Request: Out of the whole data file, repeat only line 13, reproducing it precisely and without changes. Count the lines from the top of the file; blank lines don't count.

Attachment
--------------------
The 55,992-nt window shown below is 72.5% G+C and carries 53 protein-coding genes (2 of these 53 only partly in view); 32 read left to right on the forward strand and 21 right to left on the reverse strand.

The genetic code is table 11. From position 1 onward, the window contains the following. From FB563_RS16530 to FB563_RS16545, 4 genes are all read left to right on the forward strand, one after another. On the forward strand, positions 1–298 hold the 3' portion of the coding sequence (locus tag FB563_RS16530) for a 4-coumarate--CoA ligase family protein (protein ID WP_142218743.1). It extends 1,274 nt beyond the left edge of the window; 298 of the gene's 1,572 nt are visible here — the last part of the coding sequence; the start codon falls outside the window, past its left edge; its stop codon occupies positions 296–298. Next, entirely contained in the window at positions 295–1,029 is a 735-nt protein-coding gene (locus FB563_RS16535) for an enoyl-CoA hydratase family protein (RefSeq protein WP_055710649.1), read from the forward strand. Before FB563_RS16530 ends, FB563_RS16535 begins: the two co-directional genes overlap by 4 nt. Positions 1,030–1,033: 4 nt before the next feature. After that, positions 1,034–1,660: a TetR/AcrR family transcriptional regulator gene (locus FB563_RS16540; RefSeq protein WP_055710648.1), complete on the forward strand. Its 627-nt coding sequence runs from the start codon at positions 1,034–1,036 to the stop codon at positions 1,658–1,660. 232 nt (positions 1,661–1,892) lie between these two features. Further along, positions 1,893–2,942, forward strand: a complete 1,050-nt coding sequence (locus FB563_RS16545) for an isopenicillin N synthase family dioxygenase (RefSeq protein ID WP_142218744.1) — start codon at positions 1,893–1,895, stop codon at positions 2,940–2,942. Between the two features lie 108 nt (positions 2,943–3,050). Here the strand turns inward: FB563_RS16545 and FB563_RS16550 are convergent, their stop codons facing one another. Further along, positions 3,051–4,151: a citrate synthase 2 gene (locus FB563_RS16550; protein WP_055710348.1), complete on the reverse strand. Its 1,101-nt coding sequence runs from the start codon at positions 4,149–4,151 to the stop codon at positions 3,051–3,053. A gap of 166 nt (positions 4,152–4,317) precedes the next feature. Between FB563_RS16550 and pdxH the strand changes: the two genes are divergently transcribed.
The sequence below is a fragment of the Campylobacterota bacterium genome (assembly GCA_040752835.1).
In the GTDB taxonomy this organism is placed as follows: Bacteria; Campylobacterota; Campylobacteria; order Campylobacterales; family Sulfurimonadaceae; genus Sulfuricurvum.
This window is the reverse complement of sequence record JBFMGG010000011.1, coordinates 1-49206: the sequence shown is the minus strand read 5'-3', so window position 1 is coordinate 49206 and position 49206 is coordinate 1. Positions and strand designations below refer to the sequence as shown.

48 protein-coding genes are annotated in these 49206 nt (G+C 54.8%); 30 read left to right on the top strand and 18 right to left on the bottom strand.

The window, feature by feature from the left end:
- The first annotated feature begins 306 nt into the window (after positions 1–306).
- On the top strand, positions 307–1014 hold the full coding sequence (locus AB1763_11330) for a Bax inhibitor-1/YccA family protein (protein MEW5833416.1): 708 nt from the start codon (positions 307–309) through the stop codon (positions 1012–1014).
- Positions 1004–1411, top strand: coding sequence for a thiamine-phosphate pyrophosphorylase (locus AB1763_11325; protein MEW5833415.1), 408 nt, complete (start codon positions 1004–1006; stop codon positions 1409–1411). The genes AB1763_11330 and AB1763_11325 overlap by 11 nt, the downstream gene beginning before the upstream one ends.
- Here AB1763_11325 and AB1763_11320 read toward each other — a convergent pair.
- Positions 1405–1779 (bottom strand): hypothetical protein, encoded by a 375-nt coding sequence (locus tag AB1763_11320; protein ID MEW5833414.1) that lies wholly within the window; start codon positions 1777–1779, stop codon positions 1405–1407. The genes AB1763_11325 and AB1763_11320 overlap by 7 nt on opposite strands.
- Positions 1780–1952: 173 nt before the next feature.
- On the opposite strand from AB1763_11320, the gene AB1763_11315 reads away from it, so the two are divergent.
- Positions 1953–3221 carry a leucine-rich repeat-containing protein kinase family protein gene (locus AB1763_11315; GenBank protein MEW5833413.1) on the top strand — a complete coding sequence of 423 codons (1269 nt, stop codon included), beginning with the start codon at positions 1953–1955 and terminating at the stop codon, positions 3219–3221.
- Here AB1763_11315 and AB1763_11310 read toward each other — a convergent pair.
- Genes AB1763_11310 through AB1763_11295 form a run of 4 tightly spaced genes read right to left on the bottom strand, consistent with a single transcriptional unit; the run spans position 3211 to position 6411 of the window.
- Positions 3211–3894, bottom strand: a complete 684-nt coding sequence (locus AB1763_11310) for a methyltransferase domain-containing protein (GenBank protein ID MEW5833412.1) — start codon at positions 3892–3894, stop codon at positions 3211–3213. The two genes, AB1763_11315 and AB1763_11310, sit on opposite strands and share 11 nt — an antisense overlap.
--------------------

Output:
- Positions 1780–1952: 173 nt before the next feature.